Well, it turns out that while 5G is going to be great for all those neat techy things, the real necessity driving 5G is connectivity among people, not just their devices.
The Urgent Need
The dreamers who came up with the concept of 5G and the researchers who figured out how to make the dream a reality had no idea what exactly the technology would be used for.
And they might be as surprised as anyone that the real need for 5G isn’t coming from sci-fi movie stuff like personal robotic assistants and virtual reality playgrounds.
The real need, what makes 5G urgent tech, is the need for connection among people.
Remote working, video chats, telemedicine. All of them are near impossible without a fast connection to the internet, and much of our country doesn’t have that.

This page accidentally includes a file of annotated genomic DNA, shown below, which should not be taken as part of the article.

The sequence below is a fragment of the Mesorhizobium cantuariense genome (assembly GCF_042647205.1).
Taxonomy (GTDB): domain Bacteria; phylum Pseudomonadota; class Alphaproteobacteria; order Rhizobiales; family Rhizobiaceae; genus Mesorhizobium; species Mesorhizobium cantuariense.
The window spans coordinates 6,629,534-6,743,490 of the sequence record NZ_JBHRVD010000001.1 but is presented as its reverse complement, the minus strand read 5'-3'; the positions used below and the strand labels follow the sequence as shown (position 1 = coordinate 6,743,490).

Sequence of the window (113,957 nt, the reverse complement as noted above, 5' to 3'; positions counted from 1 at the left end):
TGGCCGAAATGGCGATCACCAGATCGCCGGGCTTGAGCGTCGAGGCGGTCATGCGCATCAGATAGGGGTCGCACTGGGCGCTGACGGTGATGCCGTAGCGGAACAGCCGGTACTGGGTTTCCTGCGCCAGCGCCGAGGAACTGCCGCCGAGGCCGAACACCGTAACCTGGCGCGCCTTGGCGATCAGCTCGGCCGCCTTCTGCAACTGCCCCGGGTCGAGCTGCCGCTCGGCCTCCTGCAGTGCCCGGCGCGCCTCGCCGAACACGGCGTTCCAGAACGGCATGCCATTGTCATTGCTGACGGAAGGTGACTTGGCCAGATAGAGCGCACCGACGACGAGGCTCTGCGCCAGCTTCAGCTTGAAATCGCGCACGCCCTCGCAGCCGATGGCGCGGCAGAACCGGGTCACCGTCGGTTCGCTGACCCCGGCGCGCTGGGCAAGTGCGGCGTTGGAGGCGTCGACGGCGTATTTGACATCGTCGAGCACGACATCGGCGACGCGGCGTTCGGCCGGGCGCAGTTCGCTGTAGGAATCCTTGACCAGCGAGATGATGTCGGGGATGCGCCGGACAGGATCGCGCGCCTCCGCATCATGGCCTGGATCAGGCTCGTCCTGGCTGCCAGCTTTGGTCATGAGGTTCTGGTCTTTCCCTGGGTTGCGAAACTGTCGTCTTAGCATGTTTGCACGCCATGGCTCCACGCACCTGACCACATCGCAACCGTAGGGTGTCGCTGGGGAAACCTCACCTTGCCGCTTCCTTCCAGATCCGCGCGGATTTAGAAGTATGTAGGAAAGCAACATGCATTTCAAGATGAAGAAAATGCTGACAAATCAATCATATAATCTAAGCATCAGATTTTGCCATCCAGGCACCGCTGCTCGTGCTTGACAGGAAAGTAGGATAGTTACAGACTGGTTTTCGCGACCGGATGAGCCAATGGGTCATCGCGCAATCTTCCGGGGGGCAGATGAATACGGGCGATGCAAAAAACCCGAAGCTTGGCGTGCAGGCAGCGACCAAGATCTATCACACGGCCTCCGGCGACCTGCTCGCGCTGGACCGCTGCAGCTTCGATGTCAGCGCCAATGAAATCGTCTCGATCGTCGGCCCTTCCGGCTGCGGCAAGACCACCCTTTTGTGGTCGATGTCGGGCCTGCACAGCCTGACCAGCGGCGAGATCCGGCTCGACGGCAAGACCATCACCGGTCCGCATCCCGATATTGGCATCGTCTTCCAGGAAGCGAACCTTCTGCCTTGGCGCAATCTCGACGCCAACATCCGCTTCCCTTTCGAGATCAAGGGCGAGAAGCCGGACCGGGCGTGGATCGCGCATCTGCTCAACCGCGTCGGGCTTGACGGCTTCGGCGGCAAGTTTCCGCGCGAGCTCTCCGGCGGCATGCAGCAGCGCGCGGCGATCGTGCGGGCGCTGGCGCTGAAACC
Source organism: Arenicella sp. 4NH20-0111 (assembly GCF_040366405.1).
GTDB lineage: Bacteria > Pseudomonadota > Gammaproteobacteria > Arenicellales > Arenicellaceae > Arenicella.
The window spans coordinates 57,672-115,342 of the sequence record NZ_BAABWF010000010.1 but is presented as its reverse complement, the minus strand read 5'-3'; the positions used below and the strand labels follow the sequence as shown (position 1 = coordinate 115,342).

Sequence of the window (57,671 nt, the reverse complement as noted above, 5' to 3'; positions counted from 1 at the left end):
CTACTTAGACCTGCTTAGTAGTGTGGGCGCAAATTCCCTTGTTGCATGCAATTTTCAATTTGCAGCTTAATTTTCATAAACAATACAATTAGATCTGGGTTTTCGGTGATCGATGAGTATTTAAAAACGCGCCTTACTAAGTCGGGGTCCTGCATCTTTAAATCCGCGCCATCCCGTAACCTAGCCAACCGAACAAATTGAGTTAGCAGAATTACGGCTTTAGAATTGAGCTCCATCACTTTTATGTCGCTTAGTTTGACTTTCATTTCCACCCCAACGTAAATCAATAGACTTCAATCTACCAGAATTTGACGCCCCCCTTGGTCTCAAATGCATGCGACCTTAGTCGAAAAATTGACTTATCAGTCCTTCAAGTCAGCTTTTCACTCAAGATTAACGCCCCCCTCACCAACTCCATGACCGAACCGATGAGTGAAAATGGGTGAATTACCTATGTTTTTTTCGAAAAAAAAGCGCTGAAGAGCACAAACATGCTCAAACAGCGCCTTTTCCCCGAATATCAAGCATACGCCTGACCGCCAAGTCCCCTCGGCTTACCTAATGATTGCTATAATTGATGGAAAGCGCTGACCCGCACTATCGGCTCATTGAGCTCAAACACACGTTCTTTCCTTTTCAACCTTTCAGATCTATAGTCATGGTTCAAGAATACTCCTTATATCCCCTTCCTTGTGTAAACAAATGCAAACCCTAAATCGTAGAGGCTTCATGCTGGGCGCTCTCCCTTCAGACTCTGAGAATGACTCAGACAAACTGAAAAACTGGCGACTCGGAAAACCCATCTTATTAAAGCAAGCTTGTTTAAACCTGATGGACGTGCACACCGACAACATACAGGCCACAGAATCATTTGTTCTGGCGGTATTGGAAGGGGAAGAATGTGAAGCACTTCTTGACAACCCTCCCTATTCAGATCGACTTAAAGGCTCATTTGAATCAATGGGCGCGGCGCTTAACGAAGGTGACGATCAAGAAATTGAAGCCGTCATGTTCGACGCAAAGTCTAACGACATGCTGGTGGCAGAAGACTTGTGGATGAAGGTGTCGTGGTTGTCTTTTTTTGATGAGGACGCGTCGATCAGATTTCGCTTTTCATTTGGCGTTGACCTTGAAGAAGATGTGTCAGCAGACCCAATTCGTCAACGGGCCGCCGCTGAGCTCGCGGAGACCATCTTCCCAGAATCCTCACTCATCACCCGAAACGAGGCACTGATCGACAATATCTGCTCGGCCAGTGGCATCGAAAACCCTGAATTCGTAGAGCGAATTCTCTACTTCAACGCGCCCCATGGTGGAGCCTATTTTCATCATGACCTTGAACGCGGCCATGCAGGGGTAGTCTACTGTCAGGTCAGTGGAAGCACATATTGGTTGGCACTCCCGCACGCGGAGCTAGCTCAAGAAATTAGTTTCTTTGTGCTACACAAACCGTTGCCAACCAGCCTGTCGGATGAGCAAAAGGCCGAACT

There’s a massive divide in the country, and it’s not racial or political: It’s about access to connectivity. If you live in a city or near a densely populated area, chances are, you’ve got a pretty fast connection.
You should have access to cable connections or even fiber optics, but you might be surprised that the majority of the country still relies on dial-up internet. You know, the one where you could hear the two computers “talking” over the phone line.
And many of those folks with dial-up connections still don’t even have access to 4G cellular connections, meaning they can’t send data over the airwaves, just text messages and phone calls.
So that means they don’t have access to video conferencing or telemedicine, and they’re struggling just to stay productive while working from home.
There’s definitely an urgent need for nationwide 5G coverage. And with the help of one small, practically unknown company, the three major carriers in the U.S. —T-Mobile, Verizon, and AT&T – promise to have their networks up and running by the end of this year.